Whether CtiTV fulfills its allotted role is a matter of government oversight and market forces, but to say that not renewing the station’s license is tantamount to the government slamming a lid on freedom of expression is overly self-important and an insult to the judgement of the mainstream public.
Freedom of expression in democratic political systems is de rigueur in free societies, as well as a basic right guaranteed by constitutions.
As the British writer Evelyn Beatrice Hall wrote in The Friends of Voltaire, describing Voltaire’s position on freedom of speech: “I disapprove of what you say, but I will defend to the death your right to say it.”
This has been quoted countless times as a rationale for fighting to uphold freedom irrespective of the personal cost. Democracy advocate Deng Nan-jung (鄭南榕) was the embodiment of this spirit in the fight for democracy and freedom in Taiwan.
How ironic it was for a certain Chinese-language newspaper to run an opinion piece equating CtiTV’s license renewal bid with Deng’s struggle for democracy. The editorial certainly raised a few eyebrows.
During the Martial Law era, when figures of the dangwai (黨外, “outside the party”) movement founded the Democratic Progressive Party, which side of the fight to end martial law and bring democracy to Taiwan was this newspaper on? Was it not on the side of protecting the vested interests of the governing Chinese Nationalist Party (KMT)?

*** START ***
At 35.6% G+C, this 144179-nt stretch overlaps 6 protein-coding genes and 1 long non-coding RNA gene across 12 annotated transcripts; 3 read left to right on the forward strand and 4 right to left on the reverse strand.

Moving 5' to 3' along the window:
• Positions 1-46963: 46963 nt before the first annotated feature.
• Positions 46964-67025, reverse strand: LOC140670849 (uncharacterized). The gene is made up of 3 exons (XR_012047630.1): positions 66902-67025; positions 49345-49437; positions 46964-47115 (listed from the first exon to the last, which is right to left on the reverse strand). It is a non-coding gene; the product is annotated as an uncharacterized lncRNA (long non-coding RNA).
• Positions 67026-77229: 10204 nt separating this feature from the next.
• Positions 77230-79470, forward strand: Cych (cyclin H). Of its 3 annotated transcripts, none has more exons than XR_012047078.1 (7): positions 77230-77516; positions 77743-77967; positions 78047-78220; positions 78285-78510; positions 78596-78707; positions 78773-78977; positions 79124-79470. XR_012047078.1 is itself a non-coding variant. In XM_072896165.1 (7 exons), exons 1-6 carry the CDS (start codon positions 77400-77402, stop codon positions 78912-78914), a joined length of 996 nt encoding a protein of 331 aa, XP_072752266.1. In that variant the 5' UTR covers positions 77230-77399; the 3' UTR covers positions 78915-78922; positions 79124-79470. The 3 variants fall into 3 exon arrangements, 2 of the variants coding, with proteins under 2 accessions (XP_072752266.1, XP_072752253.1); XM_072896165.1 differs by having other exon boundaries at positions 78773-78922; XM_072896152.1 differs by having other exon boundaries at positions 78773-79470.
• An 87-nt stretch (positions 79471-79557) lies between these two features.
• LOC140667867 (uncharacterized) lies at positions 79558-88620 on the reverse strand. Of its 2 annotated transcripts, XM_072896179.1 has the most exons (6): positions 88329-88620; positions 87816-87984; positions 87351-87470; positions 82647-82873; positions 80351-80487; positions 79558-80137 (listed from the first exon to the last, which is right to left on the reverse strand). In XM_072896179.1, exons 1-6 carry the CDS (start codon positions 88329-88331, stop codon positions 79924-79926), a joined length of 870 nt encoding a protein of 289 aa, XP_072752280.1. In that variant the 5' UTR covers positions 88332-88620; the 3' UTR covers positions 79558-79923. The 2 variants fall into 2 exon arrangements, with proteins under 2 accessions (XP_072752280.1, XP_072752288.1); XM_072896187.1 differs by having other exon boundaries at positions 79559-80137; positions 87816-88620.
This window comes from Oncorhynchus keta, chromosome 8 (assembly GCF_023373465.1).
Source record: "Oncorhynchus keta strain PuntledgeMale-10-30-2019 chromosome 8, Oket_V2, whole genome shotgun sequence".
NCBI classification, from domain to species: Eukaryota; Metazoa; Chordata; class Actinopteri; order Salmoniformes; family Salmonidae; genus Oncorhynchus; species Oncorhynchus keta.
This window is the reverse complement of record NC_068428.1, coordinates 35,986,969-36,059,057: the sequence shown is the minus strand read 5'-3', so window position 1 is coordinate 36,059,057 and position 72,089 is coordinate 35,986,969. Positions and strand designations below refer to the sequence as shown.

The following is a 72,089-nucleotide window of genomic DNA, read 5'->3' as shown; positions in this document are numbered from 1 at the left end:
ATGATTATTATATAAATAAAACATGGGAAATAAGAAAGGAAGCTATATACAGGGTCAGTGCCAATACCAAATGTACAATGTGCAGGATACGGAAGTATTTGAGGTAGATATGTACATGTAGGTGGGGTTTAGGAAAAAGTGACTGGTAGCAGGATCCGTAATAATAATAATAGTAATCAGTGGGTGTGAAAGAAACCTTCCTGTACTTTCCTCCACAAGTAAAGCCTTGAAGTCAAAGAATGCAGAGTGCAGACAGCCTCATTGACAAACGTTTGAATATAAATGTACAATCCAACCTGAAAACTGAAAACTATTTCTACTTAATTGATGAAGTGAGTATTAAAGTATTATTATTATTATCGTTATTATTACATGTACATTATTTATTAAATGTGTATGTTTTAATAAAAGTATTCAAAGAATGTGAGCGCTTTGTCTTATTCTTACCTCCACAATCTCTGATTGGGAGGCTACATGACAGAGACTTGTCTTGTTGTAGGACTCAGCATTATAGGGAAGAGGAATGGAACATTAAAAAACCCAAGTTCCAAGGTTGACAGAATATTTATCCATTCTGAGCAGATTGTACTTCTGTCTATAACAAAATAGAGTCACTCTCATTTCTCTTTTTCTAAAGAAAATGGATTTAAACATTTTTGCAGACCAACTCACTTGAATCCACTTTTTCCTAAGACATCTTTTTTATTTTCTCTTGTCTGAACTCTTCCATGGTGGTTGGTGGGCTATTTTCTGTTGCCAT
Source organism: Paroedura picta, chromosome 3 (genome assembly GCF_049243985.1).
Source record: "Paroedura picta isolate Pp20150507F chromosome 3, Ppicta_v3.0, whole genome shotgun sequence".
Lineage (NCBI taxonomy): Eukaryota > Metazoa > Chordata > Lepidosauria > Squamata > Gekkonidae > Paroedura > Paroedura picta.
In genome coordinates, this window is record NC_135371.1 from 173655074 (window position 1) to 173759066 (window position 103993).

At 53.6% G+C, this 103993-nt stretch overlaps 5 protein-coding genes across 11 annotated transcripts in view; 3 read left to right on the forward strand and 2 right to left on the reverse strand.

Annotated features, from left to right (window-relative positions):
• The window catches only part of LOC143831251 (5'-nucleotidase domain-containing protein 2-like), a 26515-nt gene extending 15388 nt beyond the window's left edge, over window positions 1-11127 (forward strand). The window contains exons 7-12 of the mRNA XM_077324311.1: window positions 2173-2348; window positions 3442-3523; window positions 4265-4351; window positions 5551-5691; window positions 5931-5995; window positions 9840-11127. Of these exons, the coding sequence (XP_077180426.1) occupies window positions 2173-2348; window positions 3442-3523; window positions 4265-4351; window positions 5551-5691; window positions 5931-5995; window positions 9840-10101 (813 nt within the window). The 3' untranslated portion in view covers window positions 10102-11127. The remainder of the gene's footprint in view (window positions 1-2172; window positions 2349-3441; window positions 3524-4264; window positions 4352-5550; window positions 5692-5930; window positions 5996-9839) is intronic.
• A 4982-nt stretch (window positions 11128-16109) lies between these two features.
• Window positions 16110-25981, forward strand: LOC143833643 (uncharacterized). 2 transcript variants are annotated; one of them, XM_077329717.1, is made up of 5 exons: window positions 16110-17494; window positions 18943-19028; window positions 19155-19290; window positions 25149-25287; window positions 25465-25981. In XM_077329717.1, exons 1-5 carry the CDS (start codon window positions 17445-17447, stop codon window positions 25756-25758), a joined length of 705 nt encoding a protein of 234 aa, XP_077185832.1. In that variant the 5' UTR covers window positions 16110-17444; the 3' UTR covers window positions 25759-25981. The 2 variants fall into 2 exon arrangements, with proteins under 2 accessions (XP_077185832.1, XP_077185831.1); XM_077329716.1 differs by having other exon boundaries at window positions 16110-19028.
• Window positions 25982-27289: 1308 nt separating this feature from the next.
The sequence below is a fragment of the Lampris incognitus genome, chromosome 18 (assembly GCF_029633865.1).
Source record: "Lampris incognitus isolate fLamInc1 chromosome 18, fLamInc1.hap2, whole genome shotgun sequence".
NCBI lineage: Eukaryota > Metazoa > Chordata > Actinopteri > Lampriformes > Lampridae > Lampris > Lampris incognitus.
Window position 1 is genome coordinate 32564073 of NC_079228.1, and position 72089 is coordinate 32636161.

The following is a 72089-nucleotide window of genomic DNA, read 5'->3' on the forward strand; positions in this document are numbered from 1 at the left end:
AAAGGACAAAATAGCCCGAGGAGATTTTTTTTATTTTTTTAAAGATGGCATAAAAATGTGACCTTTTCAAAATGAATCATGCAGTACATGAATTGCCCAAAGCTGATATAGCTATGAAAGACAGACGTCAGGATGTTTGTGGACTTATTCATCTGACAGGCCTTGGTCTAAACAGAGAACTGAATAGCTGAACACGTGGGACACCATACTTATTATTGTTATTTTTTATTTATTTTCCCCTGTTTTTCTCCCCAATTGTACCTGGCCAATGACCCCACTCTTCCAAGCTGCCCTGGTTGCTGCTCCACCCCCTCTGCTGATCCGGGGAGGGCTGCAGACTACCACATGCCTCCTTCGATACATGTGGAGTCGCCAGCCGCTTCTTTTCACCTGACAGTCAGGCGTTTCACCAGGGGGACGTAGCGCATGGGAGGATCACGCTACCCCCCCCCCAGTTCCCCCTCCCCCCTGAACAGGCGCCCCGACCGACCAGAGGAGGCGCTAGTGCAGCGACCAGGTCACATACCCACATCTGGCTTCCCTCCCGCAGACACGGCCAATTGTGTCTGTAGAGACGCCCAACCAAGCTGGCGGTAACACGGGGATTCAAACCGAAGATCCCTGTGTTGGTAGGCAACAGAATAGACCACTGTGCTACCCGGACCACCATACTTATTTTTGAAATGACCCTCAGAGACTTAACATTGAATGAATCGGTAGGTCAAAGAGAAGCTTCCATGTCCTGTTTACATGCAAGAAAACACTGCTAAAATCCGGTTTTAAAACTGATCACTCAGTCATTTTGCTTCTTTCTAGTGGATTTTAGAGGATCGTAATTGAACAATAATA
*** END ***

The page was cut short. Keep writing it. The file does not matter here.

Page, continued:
Whose side did this newspaper take in the aftermath of Deng’s self-immolation? Responses to the incident are a matter of public record and Taiwanese can arrive at their own conclusions based on the facts.
The value of the media resides in their role as the fourth estate within a democratic system of government — that is, they can provide independent oversight to balance the powers within the system, above and beyond the executive, legislative and judicial branches.
In all things — whether corruption and abuse of the law within government, collusion between politics and industry or social injustice — an independent media can speak up as society’s conscience.
Of course, the flip side is that an independent media can also be the bane of whoever is in power, but in a democratic society, public opinion is one of the market’s most effective oversight mechanisms.
CtiTV — along with other Taiwanese media firms, including the aforementioned newspaper — attended a cross-strait media summit organized by the Beijing Newspaper Group in Beijing on May 10 to 12 last year, which was tacit acknowledgement and reverence for the dictates of the Chinese Communist Party (CCP). By attending, they lost all semblance of being part of an independent media. In Beijing, they lived large in Chinese Communist Party leadership circles, while turning a blind eye toward its suppression of human rights in the Xinjiang region, Tibet and China itself. They returned to Taiwan singing the same song as the CCP.
It is difficult to imagine how someone could keep a straight face while comparing Deng’s struggle for Taiwanese independence and democratic freedoms to CtiTV’s situation.
While the US, the EU and other major democracies have come to regard the CCP as a strategic adversary, and are pushing back on national security and strategic grounds — even placing restrictions on technology exports — how can Taiwan not practice due caution, even as it tries to keep its free, democratic system of government intact?
Paul Lei is a veteran media worker.
Translated by Paul Cooper
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